Japanese Railway Engineer Futamatsu describes his wonderment and fascination when he first glimpsed the limestone outcropping at what he calls Arrow Hill and today is known as the Wang Po. He was on a boat traveling upriver to visit the surveyors who were marking the TBR path. He says that he immediately was driven to make sketches of the trestle that would have to be built to circumvent this obstacle. About 50 Kms farther back, at Khoa Poon (near the current Chung Kai CWGC cemetery), the engineer teams had to make to small ‘cuttings’ through similar limestone, but this was the first major obstacle that the TBR encountered at about the 111 Km mark. Records say that this 400 meter multi-level trestle was completed in about two weeks by 2000 British POWs and romusha laborers.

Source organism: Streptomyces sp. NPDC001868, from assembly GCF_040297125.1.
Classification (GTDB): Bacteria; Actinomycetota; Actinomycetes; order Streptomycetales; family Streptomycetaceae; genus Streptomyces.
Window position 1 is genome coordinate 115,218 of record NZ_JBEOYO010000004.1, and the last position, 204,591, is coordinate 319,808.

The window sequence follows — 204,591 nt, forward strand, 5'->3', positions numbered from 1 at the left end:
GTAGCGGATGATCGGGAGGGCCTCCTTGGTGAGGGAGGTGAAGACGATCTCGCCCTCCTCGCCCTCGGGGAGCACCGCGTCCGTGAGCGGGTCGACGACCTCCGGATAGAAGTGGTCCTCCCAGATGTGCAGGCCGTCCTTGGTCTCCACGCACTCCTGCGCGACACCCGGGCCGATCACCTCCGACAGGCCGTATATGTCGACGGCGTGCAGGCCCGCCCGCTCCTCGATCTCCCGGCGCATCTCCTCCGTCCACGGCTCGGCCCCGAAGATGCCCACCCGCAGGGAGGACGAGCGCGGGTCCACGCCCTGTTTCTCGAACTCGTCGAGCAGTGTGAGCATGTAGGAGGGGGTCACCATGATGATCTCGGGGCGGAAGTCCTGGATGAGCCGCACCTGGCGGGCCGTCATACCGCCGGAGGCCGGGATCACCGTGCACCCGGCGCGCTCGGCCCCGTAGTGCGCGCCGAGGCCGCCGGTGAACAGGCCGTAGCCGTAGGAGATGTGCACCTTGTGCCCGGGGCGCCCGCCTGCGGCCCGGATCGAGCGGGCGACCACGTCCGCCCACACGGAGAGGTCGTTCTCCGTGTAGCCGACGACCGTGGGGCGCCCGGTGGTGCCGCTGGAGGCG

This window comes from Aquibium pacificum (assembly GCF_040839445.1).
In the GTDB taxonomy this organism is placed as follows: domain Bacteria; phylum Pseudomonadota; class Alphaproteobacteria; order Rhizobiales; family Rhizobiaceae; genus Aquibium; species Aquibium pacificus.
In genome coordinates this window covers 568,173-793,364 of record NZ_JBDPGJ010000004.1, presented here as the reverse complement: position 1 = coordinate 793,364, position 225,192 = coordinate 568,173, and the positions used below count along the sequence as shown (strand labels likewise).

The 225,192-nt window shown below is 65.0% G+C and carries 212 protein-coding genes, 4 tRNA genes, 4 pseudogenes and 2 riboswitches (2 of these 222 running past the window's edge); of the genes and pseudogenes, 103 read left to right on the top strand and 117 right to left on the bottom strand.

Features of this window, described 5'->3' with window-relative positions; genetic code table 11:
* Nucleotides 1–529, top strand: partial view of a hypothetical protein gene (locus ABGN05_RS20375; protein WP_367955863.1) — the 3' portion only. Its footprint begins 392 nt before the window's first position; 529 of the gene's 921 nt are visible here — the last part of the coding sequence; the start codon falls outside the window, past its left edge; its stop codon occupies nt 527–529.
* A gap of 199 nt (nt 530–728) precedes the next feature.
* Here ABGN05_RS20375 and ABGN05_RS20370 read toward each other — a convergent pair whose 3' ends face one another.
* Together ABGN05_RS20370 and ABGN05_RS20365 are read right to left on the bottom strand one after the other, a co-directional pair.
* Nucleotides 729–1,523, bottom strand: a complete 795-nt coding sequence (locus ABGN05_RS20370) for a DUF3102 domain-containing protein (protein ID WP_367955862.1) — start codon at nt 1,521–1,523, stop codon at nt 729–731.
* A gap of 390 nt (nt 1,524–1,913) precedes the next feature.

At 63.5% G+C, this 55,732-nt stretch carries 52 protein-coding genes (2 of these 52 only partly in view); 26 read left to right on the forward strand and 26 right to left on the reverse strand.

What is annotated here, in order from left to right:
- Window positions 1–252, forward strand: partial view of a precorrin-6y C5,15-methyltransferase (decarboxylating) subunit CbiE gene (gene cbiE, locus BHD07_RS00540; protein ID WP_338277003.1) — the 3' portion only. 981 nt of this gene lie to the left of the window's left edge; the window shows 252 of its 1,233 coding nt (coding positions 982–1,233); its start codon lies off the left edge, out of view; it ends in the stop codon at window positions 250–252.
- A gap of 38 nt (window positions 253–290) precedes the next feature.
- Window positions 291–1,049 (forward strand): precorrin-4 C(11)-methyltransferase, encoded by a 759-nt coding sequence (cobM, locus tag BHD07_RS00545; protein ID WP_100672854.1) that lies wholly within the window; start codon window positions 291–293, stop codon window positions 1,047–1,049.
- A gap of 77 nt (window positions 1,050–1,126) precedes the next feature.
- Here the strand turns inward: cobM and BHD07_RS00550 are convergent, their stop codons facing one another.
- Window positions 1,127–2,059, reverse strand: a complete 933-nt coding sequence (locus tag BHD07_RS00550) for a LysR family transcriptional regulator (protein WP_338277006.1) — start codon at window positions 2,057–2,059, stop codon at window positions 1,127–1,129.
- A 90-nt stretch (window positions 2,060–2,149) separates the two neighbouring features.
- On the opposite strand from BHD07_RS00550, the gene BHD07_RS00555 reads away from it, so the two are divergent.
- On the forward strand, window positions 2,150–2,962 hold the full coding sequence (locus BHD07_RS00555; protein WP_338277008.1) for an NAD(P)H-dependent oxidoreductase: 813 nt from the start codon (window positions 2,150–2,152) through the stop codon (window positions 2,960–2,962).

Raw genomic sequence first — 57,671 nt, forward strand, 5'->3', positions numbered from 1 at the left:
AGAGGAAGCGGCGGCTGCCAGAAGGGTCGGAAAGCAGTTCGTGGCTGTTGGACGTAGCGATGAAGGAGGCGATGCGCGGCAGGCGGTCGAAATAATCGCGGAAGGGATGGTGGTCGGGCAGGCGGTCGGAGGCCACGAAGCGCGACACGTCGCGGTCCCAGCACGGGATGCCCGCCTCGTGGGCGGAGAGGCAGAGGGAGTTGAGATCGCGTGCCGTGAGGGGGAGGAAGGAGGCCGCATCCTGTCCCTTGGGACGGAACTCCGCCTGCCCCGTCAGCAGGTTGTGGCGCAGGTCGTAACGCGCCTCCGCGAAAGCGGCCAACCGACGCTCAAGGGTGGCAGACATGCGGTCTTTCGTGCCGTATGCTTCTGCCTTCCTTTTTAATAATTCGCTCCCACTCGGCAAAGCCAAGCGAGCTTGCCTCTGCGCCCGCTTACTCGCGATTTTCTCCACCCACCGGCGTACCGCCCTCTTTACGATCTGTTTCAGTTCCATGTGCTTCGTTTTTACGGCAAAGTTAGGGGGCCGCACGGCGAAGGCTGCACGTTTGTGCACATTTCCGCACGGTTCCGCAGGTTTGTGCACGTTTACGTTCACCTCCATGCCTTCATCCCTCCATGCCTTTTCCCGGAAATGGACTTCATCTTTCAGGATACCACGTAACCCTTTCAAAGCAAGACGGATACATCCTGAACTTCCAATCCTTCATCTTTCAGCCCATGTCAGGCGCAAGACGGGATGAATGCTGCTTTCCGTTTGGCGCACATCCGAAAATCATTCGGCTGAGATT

Since the portion of the railway beyond Kanchanaburi was reopened in 1957, the Wang Po stop has become one of the most popular for the tourists. The daily trains, carrying almost exclusively tourists, continue on for another 10 Kms or so to Nam Tok before returning to Bangkok via Kanchanaburi. Rather than ride to Nam Tok many tourists get off at Wang Po and explore the market place, the trestle, the nearby cave which today contains Buddhist statues but was used by the Japanese as a shelter and for storage. Certainly, this trestle / viaduct is one of the most photographed places in all of Thailand.
The IJA Engineers were very experienced at railway construction. They were less confident in the workers that they were supervising. Given the slave-like status of the workers, the Engineers were constantly on the lookout for sabotage. It is said that after the completion of this trestle, some POWs were placed on a flat car that was pushed (not pulled) by a locomotive. This was the Engineer’s way of testing the integrity of the structure before it was placed into use.